CLINICAL TRIALS

Introduction

Vaccines undergo premarketing clinical trials similar to those forpharmaceutical products. The purpose of phase I trials is to evaluatethe basic safety and immunogenicity of a vaccine. Such trials aredone on a small scale and identify only very serious or very commonadverse events. Phase II trials are larger and garner more informationon safety and immunogenicity.

Most safety information comes from phase III trials; the data collectedin this phase are generally of higher quality and greater quantitythan those collected in the first two phases. Some aspects of safety,for example, local reactions, are usually assessed; some trials arelarge enough to look at more serious and less infrequent adverseevents, such as SIDS, emergency room visits, hospitalization, andthe like. FDA encourages manufacturers to communicate with the FDAoften during the process. When planning phase III trials, FDA helpsinvestigators to consider the power of the study, adverse eventsto be considered, and the like. FDA ensures that statisticians areinvolved in the oversight of phase III study protocols. In addition,FDA prefers randomized, blinded studies whenever possible; this,however, is not always feasible. Some of the types of controls usedin trials include the following: vaccine is given on odd-numbereddays; control children receive vaccine at a later date than the othergroup; control or vaccinated status is assigned randomly. Trial studydesigns become increasingly complex as more vaccines are combined.FDA is currently developing “points to consider” when designing studies; these willbe disseminated when they are complete.

There are no uniform requirements for postmarketing surveillanceof vaccines as such. Manufacturers are, however, required to forwardto the FDA any adverse event reports that they receive. More recently,manufacturers are being asked to agree, while still in the licensingphase, to carry out postmarketing surveillance, particularly prospectivepostmarketing studies of rare adverse events.

Discussion

Participants expressed the opinion that, with all the limitationsand problems of passive surveillance and LLDBs, as discussed earlier,the premarketing period is the best time to obtain data on the safetyof vaccines. However, premarketing studies conducted to support licensureoften use sample sizes more appropriate for studying efficacy andcommonly occurring adverse events and usually do not study sampleslarge enough to detect rarely occurring adverse events.



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Research Strategies for Assessing Adverse Events Associated withVaccines:: A Workshop Summary CLINICAL TRIALS Introduction Vaccines undergo premarketing clinical trials similar to those forpharmaceutical products. The purpose of phase I trials is to evaluatethe basic safety and immunogenicity of a vaccine. Such trials aredone on a small scale and identify only very serious or very commonadverse events. Phase II trials are larger and garner more informationon safety and immunogenicity. Most safety information comes from phase III trials; the data collectedin this phase are generally of higher quality and greater quantitythan those collected in the first two phases. Some aspects of safety,for example, local reactions, are usually assessed; some trials arelarge enough to look at more serious and less infrequent adverseevents, such as SIDS, emergency room visits, hospitalization, andthe like. FDA encourages manufacturers to communicate with the FDAoften during the process. When planning phase III trials, FDA helpsinvestigators to consider the power of the study, adverse eventsto be considered, and the like. FDA ensures that statisticians areinvolved in the oversight of phase III study protocols. In addition,FDA prefers randomized, blinded studies whenever possible; this,however, is not always feasible. Some of the types of controls usedin trials include the following: vaccine is given on odd-numbereddays; control children receive vaccine at a later date than the othergroup; control or vaccinated status is assigned randomly. Trial studydesigns become increasingly complex as more vaccines are combined.FDA is currently developing “points to consider” when designing studies; these willbe disseminated when they are complete. There are no uniform requirements for postmarketing surveillanceof vaccines as such. Manufacturers are, however, required to forwardto the FDA any adverse event reports that they receive. More recently,manufacturers are being asked to agree, while still in the licensingphase, to carry out postmarketing surveillance, particularly prospectivepostmarketing studies of rare adverse events. Discussion Participants expressed the opinion that, with all the limitationsand problems of passive surveillance and LLDBs, as discussed earlier,the premarketing period is the best time to obtain data on the safetyof vaccines. However, premarketing studies conducted to support licensureoften use sample sizes more appropriate for studying efficacy andcommonly occurring adverse events and usually do not study sampleslarge enough to detect rarely occurring adverse events.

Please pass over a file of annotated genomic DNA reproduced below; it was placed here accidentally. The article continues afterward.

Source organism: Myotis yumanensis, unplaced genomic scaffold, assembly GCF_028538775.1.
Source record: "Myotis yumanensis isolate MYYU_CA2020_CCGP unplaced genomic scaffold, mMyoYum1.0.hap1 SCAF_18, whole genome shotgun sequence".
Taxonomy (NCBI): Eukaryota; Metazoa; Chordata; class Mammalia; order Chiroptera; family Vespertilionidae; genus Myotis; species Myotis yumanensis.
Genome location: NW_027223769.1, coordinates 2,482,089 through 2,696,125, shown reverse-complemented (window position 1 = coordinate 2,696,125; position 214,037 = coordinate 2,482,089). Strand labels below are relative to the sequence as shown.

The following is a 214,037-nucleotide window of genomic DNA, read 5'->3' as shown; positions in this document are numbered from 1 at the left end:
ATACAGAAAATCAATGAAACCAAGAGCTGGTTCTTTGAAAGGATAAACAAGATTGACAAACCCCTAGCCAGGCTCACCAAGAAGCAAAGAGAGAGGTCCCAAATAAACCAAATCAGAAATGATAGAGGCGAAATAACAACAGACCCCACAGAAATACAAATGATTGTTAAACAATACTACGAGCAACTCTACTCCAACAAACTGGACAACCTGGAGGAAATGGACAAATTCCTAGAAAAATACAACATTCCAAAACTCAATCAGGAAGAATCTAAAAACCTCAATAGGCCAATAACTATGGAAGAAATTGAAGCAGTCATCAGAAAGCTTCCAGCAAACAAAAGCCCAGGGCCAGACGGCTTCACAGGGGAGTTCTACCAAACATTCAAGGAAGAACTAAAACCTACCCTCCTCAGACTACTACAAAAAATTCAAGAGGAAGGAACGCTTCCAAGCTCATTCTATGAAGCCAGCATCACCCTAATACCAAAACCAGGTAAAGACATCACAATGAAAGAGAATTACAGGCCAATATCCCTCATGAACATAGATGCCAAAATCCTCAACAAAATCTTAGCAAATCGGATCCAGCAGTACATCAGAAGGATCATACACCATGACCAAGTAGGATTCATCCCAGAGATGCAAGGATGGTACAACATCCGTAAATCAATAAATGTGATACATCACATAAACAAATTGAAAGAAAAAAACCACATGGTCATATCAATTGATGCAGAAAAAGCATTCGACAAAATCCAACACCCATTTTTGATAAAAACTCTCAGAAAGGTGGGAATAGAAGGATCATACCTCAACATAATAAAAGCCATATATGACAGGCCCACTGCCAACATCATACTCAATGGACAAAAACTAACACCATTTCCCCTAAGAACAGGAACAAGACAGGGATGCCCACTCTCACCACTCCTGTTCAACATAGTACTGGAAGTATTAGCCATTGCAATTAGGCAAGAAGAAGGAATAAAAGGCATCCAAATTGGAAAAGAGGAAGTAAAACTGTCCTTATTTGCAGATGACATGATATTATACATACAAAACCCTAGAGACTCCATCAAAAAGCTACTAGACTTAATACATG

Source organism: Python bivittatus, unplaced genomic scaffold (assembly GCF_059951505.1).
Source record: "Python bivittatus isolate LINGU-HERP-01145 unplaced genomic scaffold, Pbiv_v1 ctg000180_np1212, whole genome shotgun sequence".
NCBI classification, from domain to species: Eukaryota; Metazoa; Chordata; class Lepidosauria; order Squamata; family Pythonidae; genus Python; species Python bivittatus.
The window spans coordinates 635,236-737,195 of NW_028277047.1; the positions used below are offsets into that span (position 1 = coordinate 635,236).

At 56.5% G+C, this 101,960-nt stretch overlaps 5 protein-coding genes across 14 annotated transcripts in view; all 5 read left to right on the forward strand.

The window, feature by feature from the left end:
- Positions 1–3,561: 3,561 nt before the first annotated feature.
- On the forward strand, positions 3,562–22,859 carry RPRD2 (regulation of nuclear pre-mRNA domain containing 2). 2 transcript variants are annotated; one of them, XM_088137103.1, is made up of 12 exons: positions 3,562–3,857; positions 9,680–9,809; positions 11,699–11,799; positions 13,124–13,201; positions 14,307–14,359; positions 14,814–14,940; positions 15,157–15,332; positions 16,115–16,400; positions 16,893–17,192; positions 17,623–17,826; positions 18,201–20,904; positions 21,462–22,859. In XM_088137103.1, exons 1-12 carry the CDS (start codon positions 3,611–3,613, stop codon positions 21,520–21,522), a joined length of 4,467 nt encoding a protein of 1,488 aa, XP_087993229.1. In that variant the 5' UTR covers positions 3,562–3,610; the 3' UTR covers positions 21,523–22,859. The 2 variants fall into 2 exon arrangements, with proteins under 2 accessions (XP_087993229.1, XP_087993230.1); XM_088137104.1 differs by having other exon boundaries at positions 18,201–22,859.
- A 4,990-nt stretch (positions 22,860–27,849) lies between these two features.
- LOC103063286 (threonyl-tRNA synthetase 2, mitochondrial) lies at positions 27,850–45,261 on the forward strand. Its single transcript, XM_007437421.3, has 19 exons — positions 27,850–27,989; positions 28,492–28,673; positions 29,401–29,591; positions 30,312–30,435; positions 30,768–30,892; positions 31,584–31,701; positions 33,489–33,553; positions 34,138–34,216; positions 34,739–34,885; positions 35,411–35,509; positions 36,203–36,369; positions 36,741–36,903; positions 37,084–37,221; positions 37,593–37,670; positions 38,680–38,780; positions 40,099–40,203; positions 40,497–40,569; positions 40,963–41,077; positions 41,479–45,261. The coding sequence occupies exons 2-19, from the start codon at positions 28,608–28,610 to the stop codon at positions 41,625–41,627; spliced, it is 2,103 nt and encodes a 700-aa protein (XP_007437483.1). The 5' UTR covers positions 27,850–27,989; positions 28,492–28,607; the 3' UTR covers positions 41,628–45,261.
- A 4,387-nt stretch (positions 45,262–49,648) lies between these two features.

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Research Strategies for Assessing Adverse Events Associated withVaccines:: A Workshop Summary Randomization Participants expressed frustration with the lack of randomizationin vaccine trials. The results obtained from nonrandomized trialsare difficult to interpret. This is particularly important for pre-marketingstudies, because it is almost impossible to do randomized trialspost-licensure. Postlicensure research usually is of a cohort orcase-control design. A participant commented that trials of therapeutic products almostalways include randomization. Manufacturers were questioned why thiswas not the case for vaccine trials. They responded that in general,prevention trials usually require much larger sample sizes and longertime periods for their completion than treatment trials and thatthe cost is correspondingly greater. In addition, it is difficultto get sufficient people to accept randomization in vaccine trialsfor a period sufficient to detect rare adverse events (this is discussedin a subsequent section). The example of the Urabe-strain mumps vaccine was cited to illustratethe long period needed to confirm a causal relation. The first caseof aseptic meningitis was reported only after 7 million doses ofthe vaccine had been distributed, and it took 5 years after causalitywas suggested to estimate the frequency of occurrence. A randomizedcontrolled trial of sufficient magnitude to have detected this adverseevent would have been prohibitively costly. A participant cited the example of an expensive 40,000-subject studyof hepatitis A vaccine that resulted in what some considered to belittle additional information, that is, the trial confirmed clinicalsuspicions that the vaccine was safe. Some participants stressedthat confirmation of the safety of a vaccine is worth the resourcesnecessary to do a definitive study. Even if the trials that are performedare not large enough to detect very rare adverse events, randomizationwill help interpret the safety data that have been collected. Standardization The importance of using standardized forms to record adverse reactionsin clinical trials was stressed. Currently, there is great variabilityin the ways in which adverse reactions are assessed in clinical trials.It was also thought that streamlining of forms would be helpful;better information might be obtained if fewer questions were askedand emphasis was placed on the quality of answers to those few questions.Identification of the most relevant questions would not be a trivialmatter, however. A participant agreed that it is necessary to standardize the reportingof particular conditions, but questioned how that could be accomplishedand how the information could be disseminated to those who do thereporting. The use of a detailed text sent with the reporting formsis a possibility, but that could be a somewhat unrealistic possibility.